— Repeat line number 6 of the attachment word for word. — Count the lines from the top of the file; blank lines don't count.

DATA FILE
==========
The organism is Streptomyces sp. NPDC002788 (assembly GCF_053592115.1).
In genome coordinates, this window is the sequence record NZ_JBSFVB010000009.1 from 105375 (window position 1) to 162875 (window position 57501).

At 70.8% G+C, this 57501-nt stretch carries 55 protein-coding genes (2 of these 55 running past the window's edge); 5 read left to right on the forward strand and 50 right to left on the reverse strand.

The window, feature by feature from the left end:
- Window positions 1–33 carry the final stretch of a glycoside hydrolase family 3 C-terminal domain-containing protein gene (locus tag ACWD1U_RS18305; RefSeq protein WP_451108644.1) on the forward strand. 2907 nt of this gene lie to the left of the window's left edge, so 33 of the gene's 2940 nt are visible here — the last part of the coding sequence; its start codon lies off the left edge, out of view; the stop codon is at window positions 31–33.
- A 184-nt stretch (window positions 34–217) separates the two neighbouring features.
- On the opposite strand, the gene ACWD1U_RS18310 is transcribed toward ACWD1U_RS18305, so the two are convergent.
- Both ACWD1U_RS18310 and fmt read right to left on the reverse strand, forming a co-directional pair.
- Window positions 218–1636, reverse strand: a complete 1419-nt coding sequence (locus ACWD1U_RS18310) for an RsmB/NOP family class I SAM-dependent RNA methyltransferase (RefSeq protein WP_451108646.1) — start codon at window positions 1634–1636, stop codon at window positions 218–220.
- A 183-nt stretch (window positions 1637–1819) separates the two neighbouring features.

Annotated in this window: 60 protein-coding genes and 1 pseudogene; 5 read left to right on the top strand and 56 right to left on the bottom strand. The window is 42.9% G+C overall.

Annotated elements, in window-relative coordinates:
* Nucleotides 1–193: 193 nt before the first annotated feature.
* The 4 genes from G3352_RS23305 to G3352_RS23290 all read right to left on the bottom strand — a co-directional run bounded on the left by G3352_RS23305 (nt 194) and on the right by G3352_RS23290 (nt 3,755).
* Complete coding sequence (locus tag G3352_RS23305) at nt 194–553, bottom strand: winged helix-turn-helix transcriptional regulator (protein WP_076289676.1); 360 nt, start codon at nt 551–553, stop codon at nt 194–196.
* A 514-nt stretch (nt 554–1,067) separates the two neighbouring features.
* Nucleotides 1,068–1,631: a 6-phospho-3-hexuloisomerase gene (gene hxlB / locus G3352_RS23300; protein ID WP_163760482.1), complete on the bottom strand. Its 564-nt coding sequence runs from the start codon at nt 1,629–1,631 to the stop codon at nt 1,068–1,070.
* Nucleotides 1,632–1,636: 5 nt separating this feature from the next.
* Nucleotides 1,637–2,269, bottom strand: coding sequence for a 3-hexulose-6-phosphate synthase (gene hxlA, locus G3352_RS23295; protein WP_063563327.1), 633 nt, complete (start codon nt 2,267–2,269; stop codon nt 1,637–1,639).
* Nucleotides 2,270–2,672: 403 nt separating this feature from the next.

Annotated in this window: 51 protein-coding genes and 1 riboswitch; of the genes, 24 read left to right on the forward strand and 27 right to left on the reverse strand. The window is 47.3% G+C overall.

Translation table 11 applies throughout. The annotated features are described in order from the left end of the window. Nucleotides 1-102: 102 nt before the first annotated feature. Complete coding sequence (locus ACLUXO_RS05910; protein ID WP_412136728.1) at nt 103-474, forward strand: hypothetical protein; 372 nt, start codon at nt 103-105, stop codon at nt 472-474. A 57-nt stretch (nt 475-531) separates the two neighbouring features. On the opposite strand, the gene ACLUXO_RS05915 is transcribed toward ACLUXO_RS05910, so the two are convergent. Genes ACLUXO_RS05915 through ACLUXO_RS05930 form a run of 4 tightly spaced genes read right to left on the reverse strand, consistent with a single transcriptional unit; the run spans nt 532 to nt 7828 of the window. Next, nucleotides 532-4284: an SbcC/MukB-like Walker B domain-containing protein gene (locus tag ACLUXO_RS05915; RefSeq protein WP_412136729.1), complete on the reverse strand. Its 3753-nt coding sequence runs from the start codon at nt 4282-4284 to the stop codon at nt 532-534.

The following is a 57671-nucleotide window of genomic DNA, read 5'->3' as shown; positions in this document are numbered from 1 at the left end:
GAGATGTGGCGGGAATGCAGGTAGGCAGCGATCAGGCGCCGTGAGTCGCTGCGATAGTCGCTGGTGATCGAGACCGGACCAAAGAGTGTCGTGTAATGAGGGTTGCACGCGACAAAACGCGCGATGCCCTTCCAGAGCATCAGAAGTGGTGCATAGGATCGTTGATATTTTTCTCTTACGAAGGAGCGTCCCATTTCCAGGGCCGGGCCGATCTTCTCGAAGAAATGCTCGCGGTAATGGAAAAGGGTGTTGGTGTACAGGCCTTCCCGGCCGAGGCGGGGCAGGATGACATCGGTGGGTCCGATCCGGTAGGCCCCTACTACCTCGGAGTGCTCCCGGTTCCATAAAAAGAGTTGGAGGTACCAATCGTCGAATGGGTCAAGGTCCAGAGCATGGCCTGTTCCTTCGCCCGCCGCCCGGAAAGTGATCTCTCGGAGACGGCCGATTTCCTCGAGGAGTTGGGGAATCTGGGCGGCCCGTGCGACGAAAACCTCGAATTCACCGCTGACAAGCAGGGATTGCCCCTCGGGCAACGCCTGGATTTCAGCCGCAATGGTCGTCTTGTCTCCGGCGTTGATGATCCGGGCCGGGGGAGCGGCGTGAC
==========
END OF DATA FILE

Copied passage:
- A 184-nt stretch (window positions 34–217) separates the two neighbouring features.